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Dianne Salerni : Writer of Teen and Middle Grade Fiction | Dialogue Tags and Door Hinges

Dialogue Tags and Door Hinges

I was recently part of a (heated) online discussion about dialogue tags. I am going to leave out all names and even the name of the discussion forum, but it boils down to this:

Writer A asked Writer B to give feedback on her work. Writer B’s feedback suggested that Writer A had used too large a variety of dialogue tags and that professional authors only used said, replied, and asked. In particular, Writer B said that any agent would identify Writer A as an amateur by her use of breathed as a dialogue tag. “Dialogue tags should be like door hinges,” said Writer B. “They should do their job and be invisible to the reader.” According to this self-appointed authority, readers ignore said, replied, and asked, but their attention is drawn to screeched, gasped, and the dreaded breathed – thus pulling them out of the story.

As you can imagine, discussion on this forum exploded, and it wasn’t pretty. The definition of breathed was debated. (One definition is to speak in a breathy voice, btw.) Door hinges were debated – attractive and decorative door hinges are often desirable and add style to a room.

I watched the verbs fly from a safe distance for awhile, and then I decided to do a little research of my own. I went to my own bookcases and pulled three books off the shelves at random. (I closed my eyes, I swear.) Then I opened the book to pages that contained dialogue and started up a tally sheet.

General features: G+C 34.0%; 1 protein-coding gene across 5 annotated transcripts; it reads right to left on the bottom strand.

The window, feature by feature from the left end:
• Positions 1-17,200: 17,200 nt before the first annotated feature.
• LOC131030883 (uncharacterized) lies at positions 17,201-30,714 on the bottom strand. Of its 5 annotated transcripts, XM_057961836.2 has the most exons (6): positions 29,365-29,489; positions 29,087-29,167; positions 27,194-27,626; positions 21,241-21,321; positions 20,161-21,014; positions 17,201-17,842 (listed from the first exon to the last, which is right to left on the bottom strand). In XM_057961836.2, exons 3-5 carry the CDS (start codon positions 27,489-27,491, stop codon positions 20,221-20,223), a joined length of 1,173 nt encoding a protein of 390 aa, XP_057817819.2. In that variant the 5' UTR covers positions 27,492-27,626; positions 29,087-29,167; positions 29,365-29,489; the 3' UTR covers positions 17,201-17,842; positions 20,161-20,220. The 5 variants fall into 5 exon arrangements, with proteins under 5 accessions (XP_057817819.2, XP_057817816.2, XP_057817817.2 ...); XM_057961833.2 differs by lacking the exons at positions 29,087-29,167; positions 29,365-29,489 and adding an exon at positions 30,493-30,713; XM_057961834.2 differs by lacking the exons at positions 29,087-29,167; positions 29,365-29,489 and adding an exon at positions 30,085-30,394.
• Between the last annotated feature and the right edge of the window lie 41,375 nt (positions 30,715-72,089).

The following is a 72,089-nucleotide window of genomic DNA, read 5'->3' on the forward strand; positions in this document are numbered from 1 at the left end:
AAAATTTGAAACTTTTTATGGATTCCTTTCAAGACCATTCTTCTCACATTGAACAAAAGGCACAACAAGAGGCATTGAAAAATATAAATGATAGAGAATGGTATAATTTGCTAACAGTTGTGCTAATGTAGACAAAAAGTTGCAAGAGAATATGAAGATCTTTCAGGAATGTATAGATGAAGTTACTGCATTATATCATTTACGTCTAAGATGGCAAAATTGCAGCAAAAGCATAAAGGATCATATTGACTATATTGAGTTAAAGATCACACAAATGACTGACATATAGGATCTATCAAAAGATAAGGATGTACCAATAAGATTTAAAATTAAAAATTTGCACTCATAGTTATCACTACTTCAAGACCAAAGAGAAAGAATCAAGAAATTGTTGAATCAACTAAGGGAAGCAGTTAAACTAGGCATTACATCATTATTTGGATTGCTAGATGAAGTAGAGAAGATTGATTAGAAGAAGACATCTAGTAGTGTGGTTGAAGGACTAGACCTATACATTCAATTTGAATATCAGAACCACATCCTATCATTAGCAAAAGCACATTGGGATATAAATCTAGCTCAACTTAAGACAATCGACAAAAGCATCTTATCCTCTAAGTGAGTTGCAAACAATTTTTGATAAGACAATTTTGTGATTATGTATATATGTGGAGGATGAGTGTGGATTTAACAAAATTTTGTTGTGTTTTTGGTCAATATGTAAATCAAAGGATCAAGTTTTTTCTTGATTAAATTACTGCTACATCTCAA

Within 3 pages of Jonathan Strange and Mr. Norrell by Susanna Clarke, I found the following tags: continued, declared, whispered, exclaimed, interrupted, and screeched. I found only a single said in those pages.

Within 3 pages of The Other Boleyn Girl by Philippa Gregory, I found said used extensively, but also: whispered, returned, improvised, counseled, and smiled. The exact quote on that one is “That’s all right,” he smiled. (In my opinion, smiling is not a proper speech tag, Philippa!)

The one author who used said the most was JK Rowling in The Order of the Phoenix. Still, she modified them with adverbs: said grimly, said angrily, said stiffly. (Aren’t adverbs supposed to be another big no-no?) Occasionally she did use other words: screamed, called, bellowed.

As a reader, do you notice the door hinges … er, dialogue tags? Would you prefer that every single one be either said, asked, or replied? As a writer, what is your style?

Personally, I leave off the dialogue tag when I can – when it’s absolutely obvious who is speaking. But when I use them, I prefer to choose one that precisely describes the type of speech. And I cannot bear to use any speech tag twice in a row – or even on a page, if I can help it.

What about you?

15 Responses to Dialogue Tags and Door Hinges

  1. This comment has been removed by a blog administrator.

  2. Thanks for this post. I wondered about this and it’s been driving me nuts. I think I’m going to do the same thing and pull out random books–check the tags. THe adverb thing too. I really think all these invisible rules are set to drive us crazy.

  3. Candyland says:

    Oy. Hmm, I think the tags are fine and add a little somethin’ somethin’ to the sentence, as long as they’re not overused/abused.

  4. I think variety in tags is fine as long as they aren’t abused. For the majority of the time (if a tag is really necessary), said is perfect.

    J.K. Rowling definitely abuses the adverbs. It started to drive me nuts!